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Thursday, June 07, 2007

The Cost of Services

Talking about someone else's pay is not in my comfort zone. However, when I see independent contractors (IC) and independent retailers (IR) hurting and hear the subject of their cost-of-service I think both need to review their prices. Otherwise, both will continue to cut themselves out of much bigger markets. There are no state or government agencies or laws which can force a change. It must come from the individuals involved. Although my references are to apparel the principal of these observations with recommendations on cost of services have broader application across other areas where Service Providers and Service Recipients conduct business.

The Independent Contractor Service Provider Model

Independent contractors, as Service Providers, tend to structure their service rate on an hourly pay schedule. Often, this rate is based on the top hourly pay he/she received after many years in the industry. A little extra something is added to round it off at about $20. As an example, a 2.5 hour apparel job is priced for the IR at $50. It is a lack of understanding of the resale business on the part of the IC to think the IR can move merchandise on the IR's floor priced far beyond a competitive price and earn a profit. The IR would need to resale the item at a minimum of $51 to regain their $50 plus $1 profit. This is not realistic. ICs overlook the IR's overhead costs (rent, electricity) as part of the reason for the IR's markup. Yes, IC's pay rent too, but more on that later.

Typically, IC fabric purchase prices, for example, are neither bulk nor wholesale. The IC service rate problem is that it comes from an employee experience versus the at-home entreprenuerial environment. They are not the same, for example, the apparel employee who earns $10/hr versus the entrepreneur who charges $10 for a single apparel item. The employee is obligated and commited to an 8 to 5 workday with all the behaviorial expectations including a set break time, lunch, productivity and more. The at-home entrepreneur has nobody to tell him/her how many times he/she steps away from that apparel project to run to the refrigerator, play with their child, visit a friend, talk on the phone, watch TV or run to McDonalds'. The IC knows when the IR expects delivery.

If the IC can do it in 2 hours, but chooses to stretch it out to 8 hours that is the IC's business and nobody else's, this is, to borrow from the popular Mastercard commercial, "priceless".

The Independent Retailer Service Recipient Model

Despite the fact of the independent retailers small size they are treated by merchandisers like major buyers in their apparel purchase. This treatment creates a financial burden large amounts of cash are tied up in inventory. Also, a physical burden is created because of the space these bulk purchases take up in their small boutiques. I believe this treatment and financial burden affects the IR treatment and compensation of ICs for their services. The IR's payment as Service Recipient is based on, or biased, by the bulk low prices they pay merchandisers. That is, the low bulk price they pay the merchandiser is reflected in what they pay for the IC's cost of service.

The IR service rate problem is that IRs often come from the employer experience and tend to regard the IC as an employee. The reality is ICs are on par with IRs from an entreprenuerial perspective, that is, ICs are business people just like IRs. The types of places of business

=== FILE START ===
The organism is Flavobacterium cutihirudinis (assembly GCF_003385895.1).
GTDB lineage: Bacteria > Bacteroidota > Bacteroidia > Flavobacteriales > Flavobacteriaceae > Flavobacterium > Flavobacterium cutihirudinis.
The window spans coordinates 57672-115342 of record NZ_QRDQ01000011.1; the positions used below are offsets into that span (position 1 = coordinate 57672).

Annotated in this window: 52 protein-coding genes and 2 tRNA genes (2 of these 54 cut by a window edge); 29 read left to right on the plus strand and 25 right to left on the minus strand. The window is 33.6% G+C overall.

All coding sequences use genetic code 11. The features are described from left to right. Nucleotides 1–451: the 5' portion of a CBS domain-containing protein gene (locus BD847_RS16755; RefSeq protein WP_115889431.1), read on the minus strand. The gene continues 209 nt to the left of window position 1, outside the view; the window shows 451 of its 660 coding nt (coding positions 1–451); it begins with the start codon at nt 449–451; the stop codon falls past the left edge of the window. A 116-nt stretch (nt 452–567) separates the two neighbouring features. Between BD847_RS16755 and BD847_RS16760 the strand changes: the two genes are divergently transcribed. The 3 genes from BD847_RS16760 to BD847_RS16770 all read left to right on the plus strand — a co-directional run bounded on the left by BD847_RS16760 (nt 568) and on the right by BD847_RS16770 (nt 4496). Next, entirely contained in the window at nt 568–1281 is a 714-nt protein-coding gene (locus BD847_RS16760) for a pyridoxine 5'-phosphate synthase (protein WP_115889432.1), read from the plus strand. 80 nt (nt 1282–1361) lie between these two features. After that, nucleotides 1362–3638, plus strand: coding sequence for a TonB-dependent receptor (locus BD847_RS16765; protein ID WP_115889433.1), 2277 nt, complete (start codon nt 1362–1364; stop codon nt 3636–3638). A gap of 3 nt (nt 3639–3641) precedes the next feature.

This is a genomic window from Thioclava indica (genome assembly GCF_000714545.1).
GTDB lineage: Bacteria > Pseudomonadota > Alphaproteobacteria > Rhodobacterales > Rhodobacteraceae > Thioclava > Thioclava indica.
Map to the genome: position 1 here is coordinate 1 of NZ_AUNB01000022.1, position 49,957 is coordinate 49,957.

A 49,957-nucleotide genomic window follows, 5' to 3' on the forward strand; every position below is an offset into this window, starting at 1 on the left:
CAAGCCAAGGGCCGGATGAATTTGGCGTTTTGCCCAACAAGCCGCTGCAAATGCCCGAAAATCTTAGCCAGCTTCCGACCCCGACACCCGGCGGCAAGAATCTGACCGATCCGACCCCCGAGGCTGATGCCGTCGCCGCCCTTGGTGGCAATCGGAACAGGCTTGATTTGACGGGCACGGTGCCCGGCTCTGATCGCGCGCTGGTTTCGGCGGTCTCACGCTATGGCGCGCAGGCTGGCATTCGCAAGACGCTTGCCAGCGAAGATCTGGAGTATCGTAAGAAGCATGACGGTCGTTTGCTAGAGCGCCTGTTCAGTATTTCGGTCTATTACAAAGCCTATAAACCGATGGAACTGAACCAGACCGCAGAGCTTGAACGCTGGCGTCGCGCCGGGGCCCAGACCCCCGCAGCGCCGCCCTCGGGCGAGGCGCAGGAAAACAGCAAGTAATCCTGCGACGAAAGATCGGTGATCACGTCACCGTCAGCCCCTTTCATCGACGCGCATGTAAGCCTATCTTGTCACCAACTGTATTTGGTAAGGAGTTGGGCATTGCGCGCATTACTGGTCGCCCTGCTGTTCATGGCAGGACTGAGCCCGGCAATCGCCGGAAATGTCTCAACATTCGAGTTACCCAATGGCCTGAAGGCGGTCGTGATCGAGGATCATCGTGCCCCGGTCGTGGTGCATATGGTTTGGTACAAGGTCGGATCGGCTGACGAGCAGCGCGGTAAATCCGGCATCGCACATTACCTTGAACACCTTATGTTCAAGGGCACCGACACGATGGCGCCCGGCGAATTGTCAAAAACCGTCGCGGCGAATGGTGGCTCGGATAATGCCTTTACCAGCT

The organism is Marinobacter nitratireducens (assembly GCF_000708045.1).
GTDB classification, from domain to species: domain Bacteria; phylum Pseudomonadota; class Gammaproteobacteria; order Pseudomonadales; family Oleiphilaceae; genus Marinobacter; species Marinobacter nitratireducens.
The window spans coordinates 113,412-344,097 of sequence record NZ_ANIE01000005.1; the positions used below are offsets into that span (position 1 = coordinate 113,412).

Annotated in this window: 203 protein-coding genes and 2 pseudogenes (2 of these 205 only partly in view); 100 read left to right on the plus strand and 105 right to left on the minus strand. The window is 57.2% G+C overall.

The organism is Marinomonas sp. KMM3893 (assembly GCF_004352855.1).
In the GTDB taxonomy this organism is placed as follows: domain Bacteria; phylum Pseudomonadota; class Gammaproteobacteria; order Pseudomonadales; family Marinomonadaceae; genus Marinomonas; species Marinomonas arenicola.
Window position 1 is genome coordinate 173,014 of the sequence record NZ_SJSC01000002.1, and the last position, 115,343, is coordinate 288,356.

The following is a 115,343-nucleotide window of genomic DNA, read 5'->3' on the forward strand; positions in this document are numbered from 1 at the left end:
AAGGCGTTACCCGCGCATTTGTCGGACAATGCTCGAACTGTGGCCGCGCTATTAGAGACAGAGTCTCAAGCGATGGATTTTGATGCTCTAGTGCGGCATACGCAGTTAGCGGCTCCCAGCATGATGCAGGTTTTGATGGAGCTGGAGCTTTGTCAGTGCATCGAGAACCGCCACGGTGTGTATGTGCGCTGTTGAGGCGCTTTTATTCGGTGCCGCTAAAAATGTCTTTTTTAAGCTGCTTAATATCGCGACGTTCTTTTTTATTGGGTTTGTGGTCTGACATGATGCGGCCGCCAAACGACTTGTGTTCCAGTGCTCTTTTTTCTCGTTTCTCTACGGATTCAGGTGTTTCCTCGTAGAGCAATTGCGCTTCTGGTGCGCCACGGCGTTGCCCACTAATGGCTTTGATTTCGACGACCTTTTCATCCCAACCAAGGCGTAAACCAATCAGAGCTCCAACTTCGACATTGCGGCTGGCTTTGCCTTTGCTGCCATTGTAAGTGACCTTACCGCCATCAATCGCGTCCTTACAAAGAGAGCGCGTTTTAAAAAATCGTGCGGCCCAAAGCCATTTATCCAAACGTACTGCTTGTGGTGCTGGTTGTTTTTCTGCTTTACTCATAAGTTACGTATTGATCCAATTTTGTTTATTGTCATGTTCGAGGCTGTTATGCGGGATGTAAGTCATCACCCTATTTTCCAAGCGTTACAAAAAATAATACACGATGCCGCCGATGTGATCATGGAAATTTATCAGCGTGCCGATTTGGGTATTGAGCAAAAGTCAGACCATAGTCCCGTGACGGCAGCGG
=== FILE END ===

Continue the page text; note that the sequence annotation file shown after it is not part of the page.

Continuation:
location, one earns their livelihood in a boutique, another earns their's in their home makes no difference on business status. Terms of compensation for cost of service should be discussed and agreed upon by two people, not one. The relationship between IC and IR is strengthened by mutual respect. Quality of timely delivery of goods and just compensation for services rendered is the best evidence of that mutual respect, because as noted earlier, ICs pay rent, too.

A Competitive Scenario Model

It does not matter how big the competition there is always a way to compete profitably. Is it possible for ICs and IRs to compete against the giant retailers' $10 price tag for a single apparel item? Yes, IF they work together.

That low $10 price cannot hide the retailer's enormous overhead costs including, business insurance, employee benefits, electricity, water, rent and more. Still, that's the magic number ICs and IRs must and can beat because they do not have all these costs. Once the IC gets past the initial setup time involving patterns its up to him/her how fast and many times they replicate a single apparel item to beat the retailers $10 price.
However, if the IC decides to sell to the IR at the $10 price, how can the IC expect the IR to stay competitive and profitable?

Independent Retailers, for your part, if you receive the IC's apparel goods at half the $10 price tag do you resale to match the competition or markup in excess of the $10.

If you markup in excess of the $10 price would you do so as well in how you compensate your IC, that is, your Service Provider?

The biggest retailers and suppliers know they have got to work together on price and delivery if they are to survive, thrive, stay competitive
and be profitable.

This is just as true of the smallest Independent Contractor and Independent Retailer when they network together are to survive, thrive, stay competitive and be profitable.

Do you network?

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